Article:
2. Buddhist gravestones from the Ptolemaic period (305 BC – 30 BC) have been found in Alexandria in Egypt, decorated with depictions of the Dharma wheel, showing that Buddhists were living in Hellenistic Egypt at the time when Christianity began.[2] It was in Alexandria, located at the cross-roads commerce and cultural interactions, that some of the most active centers of Christianity were established. Historian Jerry H. Bentley notes “the possibility that Buddhism influenced the early development of Christianity”.

3. Roman historical accounts describe an embassy sent by the Indian king Porus to Caesar Augustus sometime between 22 BC – 13 AD. One of the members of this delegation was a Sramana (wandering monk of Buddhism / Jainism) who burned himself alive in Athens to demonstrate his faith. The event made a sensation, and was described by the Greek historian Nicolaus of Damascus who met the embassy at Antioch (Turkey) in 13 AD. 

Strabo states that, as per Nicolaus of Damascus, the following was inscribed on the tomb of the Sramana: “Zarmanochegas, an Indian, a native of Bargosa, having immortalized himself according to the custom of his country, here lies.”[3] These accounts indicate that Buddhist / Jain monks were circulating in the Levant during the time of Jesus.

4. Clement of Alexandria, a Christian theologian and Church Father of the second century AD (c.150 AD), was the first Greek to refer to the Buddha by name: “Among the Indians are those philosophers also who follow the precepts of Boutta (Buddha), whom they honor as a god on account of his extraordinary sanctity.”[4] 

Clement was also aware of the Indian philosophers called gymnosophists (whom Alexander had met in India), and writes that, “the Indian gymnosophists are also in the number, and the other barbarian philosophers. And of these there are two classes, some of them called Sarmanæ (i.e. Sramana) and others Brahmins.”

5.The founder of the Neoplatonic school, Plotinus, was so serious about learning Indian philosophy that he took part in the military expedition against the King of Persia in the hope that it would bring him into the region. According to one tradition, Plotinus went to India in AD 242 expressly to study its philosophy. 

There is, in fact, a strong similarity between Neoplatonism and Vedanta and yoga systems. Neoplatonism also had many points in common with Buddhism, especially abstention from sacrifice and from eating meat. A doctrine similar to Neoplatonism later became part of Christian theology as reflected in the writings of the Egyptian St. Anthony, St. John of the Cross, and Meister Eckhardt, among others.[5]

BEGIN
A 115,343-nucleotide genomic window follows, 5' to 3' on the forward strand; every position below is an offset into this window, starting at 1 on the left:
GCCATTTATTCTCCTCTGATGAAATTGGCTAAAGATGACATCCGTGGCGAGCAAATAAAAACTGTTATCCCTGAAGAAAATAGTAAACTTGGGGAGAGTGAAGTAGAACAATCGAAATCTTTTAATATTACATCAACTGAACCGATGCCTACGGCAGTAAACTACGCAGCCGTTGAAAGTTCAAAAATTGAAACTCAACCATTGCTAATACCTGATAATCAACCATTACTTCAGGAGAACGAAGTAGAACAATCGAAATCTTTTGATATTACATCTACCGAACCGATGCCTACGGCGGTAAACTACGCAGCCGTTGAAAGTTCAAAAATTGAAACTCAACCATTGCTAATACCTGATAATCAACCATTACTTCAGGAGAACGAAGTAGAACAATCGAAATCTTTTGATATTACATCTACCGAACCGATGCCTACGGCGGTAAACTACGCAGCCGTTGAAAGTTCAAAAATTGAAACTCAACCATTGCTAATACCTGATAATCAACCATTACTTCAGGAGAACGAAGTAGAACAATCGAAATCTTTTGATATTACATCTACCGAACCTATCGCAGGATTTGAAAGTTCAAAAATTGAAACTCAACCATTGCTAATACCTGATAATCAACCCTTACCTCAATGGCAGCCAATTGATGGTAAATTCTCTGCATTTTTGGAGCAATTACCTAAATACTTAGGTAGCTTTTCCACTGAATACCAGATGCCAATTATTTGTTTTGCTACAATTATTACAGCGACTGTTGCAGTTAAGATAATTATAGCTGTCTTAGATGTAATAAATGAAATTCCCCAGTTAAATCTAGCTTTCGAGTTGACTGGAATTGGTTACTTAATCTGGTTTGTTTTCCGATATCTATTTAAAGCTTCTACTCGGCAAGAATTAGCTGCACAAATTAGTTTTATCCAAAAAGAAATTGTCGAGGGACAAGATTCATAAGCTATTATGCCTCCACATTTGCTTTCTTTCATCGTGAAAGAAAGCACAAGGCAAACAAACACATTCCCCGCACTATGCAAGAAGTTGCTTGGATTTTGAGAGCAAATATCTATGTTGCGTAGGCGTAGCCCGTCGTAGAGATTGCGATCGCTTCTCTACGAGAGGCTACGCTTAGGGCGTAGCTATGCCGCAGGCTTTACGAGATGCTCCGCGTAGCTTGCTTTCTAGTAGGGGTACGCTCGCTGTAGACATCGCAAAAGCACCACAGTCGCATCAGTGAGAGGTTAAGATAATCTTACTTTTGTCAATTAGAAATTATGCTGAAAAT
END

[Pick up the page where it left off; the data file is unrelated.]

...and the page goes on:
6. Scythianus was an Alexandrian religious teacher who visited India around 50 AD from where he brought the “doctrine of the Two Principles”.[6] Epiphanius mentions that Scythianus wrote four books: Mysteries, Treasure, Summaries, and a Gospel. He went to Jerusalem, where he disputed his doctrines with the Apostles. 

The account of Cyril of Jerusalem states that after Scythianus' death, his pupil Terebinthus went to Palestine and Judea, where he presented himself as a “Buddha”. This suggests a link between his philosophy and Buddhism. His books and knowledge were taken over by Mani, and became the foundation of the Manichean doctrine.[7] 
7. There were some contacts between the Gnostics and the Indians. The Syrian gnostic theologian Bar Daisan describes in the 3rd century AD his exchanges with the Indian Sramanas (wandering monks of Buddhism and Jainism), passing through Syria.[8] This has given rise to suggestions by Zacharias P. Thundy that Buddhist tradition may have influenced Gnosticism and hence Christianity.

Thus, there is no dearth of historical evidence that Sramanas i.e. Buddhist and Jain wandering monks were present in Alexandria and in the countries around the Mediterranean during the time when Christianity was in a nascent stage of evolution. This would explain the presence of so many yoga mudras in Orthodox art, as well as the overlaps between Christian theology and religious practices with that of Buddhism, Jainism, and Hinduism.

Unfortunately, the outlook of modern-day Church Priests towards yoga, and eastern spiritual practices in general, seems to be diametrically opposite to that of the founders of their faith. Every now and then, one hears of Catholic Priests who deem yoga to be “satanic”, a “sham”, “dangerous for the soul”, the “work of the devil”, and much more. It is alarming that such mindsets exist even in the 21st century, especially when yoga has been scientifically proven to confer many health benefits, and is at the forefront of many holistic healing techniques.

Such misgivings appear even more absurd when we realize that yoga mudras must have formed an essential part of the religious practice of the Church since the beginnings of Christianity. Going by the large numbers of Orthodox icons that depict Jesus and the Apostles performing yoga mudras, it would appear that the early Church actively enjoined its followers to practice yoga mudras to heal themselves. The legacy of yoga in Christianity needs to be explored and understood in order to dispel many irrational fears and doubts harbored by the leaders of the Church.

PS: Readers may be interested in an engaging article in The Wire written by my friend Devdan Chaudhuri, where he has discussed the implications of the Ardha-pataka Mudra depicted in Leonardo Da Vinci's Salvator Mundi.

End Notes
[1]"Encyclopaedia of Oriental Philosophy and Religion", ed. N.K.Singh, A.P.Mishra, Vol.8, Buddhism, Global Vision Puslishing House.
[2] W.W. Tarn, The Greeks in Bactria and India, South Asia Books.
[3] Strabo, Geography, Book XV, Chapter 1-73
[4] Clement of Alexandria, Stromata (Miscellanies), Book I, Chapter XV
[5] Susantha Goonatilake, Toward a Global Science: Mining Civilizational Knowledge (Indiana University Press, 1998) 29-31.
[5] Hippolytus (Romanus), 1716, pp. 190-192
[7] Cyril of Jerusalem, Sixth Catechetical Lecture Chapter 22-24
[8] Porphyry, De abstin., iv, 17 [3]